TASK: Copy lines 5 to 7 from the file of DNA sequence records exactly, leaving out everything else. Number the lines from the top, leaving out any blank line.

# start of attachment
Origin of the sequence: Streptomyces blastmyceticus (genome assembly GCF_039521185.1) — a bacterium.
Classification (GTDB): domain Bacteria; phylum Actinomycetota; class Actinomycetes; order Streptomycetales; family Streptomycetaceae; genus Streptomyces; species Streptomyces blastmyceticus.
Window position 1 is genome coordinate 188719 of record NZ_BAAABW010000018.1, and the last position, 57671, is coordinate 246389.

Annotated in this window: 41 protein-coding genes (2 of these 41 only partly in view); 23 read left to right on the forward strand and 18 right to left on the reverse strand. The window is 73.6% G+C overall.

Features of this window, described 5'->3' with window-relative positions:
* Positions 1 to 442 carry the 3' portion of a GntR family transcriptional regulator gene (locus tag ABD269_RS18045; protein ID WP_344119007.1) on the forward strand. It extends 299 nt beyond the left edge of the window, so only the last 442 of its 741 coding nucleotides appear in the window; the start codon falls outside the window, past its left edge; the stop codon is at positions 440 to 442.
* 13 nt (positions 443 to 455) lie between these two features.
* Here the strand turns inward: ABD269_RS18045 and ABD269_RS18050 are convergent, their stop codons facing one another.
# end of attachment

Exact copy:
Features of this window, described 5'->3' with window-relative positions:
* Positions 1 to 442 carry the 3' portion of a GntR family transcriptional regulator gene (locus tag ABD269_RS18045; protein ID WP_344119007.1) on the forward strand. It extends 299 nt beyond the left edge of the window, so only the last 442 of its 741 coding nucleotides appear in the window; the start codon falls outside the window, past its left edge; the stop codon is at positions 440 to 442.
* 13 nt (positions 443 to 455) lie between these two features.